Archive for the ‘anger’ Tag

Good and Bad Emotions?   21 comments

After dozens of conversations I started to understand that Kimberly believed feelings are neither good nor bad, they just are.  “Excuse me, but haven’t you read in the Scriptures all the evil that comes from anger?”  I respond.

“Well,” she says, “if God himself gets angry, it can’t be all bad.”

“Ah, yes, but everyone knows there is ‘righteous’ anger and ‘unrighteous’ anger.  If you start feeling the bad kind, you are sinning, and must stop feeling that way.  You can get angry for the wrong reasons or for the right reasons, and you should not get angry for the wrong reasons, so if you do, you have to repent.”  She clearly did not believe the childhood morality I was taught.

“So,” she responded, “if emotions can be immoral, it means you choose them or refuse them.  Is that how your emotions work?  Because my feelings come without thinking, often without warning.”

“No,” I reply, “you can’t control your initial emotional reactions, but you can choose to hold onto them or to let them go.”

“And how do you let them go?”

“You tell yourself they are wrong and think of all the reasons why you shouldn’t feel that way, and you can talk yourself out of those feelings.”

“So, Jani, basically you should all over your feelings… you beat down your emotions with the law?”

Long pause as I think about this.  I decided long ago that motivating myself with shame is a bad idea.  Is that what I was doing?  Wasn’t I just listening to my conscience, examining myself, and repenting?  Should I not feel guilty for wrong feelings and stop myself from having them?  I knew I didn’t have total control over my emotions, but I had enough control to force out the bad ones. I had done it many times.

“I guess I agree with you that my motivation should not be legalistic.  So maybe I should work from the motivation of wanting good relationships, and everyone knows anger pushes people apart.”

She responded, “In my family, politeness was a much greater threat to true connection than anger.  I have often seen anger bring people closer together because it forces honest communication and each person ends up telling the other person how they really feel.  What do you think makes anger bad?”

“Well, you don’t like me getting angry at you!”

“It is not your anger that is a problem for me, but your blaming me.”  Okay this REALLY does not make sense.  If she was not to blame, why would I get angry?  Getting angry over an innocent behavior is just wrong.  How can you possibly separate anger from blame?  If there is anger, someone is to blame!  How could she say that all feelings are legitimate?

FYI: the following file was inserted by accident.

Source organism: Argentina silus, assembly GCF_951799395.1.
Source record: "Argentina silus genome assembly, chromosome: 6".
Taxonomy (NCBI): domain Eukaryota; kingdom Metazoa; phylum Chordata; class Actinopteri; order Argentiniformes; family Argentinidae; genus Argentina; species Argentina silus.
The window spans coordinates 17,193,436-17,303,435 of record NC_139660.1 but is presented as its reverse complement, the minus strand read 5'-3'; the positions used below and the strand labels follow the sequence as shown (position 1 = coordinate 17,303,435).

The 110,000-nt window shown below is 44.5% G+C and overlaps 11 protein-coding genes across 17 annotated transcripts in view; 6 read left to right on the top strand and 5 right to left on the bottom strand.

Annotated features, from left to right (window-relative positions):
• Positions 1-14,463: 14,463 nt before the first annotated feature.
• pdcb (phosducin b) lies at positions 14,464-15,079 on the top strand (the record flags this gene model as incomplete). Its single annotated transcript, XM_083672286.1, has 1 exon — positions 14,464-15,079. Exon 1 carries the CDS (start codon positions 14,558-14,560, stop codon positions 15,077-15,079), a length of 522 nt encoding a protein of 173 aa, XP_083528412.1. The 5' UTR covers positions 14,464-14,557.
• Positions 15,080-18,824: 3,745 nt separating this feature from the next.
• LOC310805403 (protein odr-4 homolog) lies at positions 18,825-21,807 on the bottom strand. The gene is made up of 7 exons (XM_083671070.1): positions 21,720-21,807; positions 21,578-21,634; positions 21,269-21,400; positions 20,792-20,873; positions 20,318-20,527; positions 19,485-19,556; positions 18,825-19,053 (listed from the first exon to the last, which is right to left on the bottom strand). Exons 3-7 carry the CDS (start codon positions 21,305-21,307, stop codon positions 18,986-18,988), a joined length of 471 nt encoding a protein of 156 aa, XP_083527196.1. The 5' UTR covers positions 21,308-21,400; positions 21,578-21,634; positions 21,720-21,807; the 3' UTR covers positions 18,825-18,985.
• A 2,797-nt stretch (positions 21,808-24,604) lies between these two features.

“So you think there is nothing wrong with being angry as hell at an innocent person?” I ask.

“Well, what do you mean by ‘wrong’?” she responds.  “If you mean ‘are some emotions immoral,’ then I would say no.  If you mean ‘are my emotions accurate or correct,’ I would say it depends on what you are measuring.  Feelings are unreliable interpreters of someone else’s behavior (your rage does not prove that I’ve done something wrong).  But feelings are great interpreters of your heart if you listen to them carefully.  Emotions always tell you something about yourself rather than about the other person.”

Wow, that’s really a revelation to me.  She is delinking my negative feelings from her culpability, a bond I thought inseparable.  I could only imagine my anger being justified if she were truly at fault, but she is insisting that my feelings of anger are legitimate in themselves, even if she has done nothing wrong, nothing “deserving” of anger.  They are legitimate for the very reason that they do not measure her misconduct… they simply alert me to what is going on in my heart, and do so quite accurately.  If I merely shove my anger away or talk it down without considering what it is telling me, I can gain nothing from it.

After mulling this over for awhile I ask, “Okay, so maybe emotions are not evil in themselves and are just a gauge of my heart, but aren’t some of them a gauge of my bad heart?  Doesn’t my anger or sadness or fear point to something that should not be in my heart, something for which I am guilty?  And isn’t it possible to hold on to or nurse these negative feelings and so keep myself under their power?  And doesn’t it matter how I express my feelings?”  I was determined to prove my “negative” feelings were bad in some way!

Posted August 5, 2011 by janathangrace in Personal

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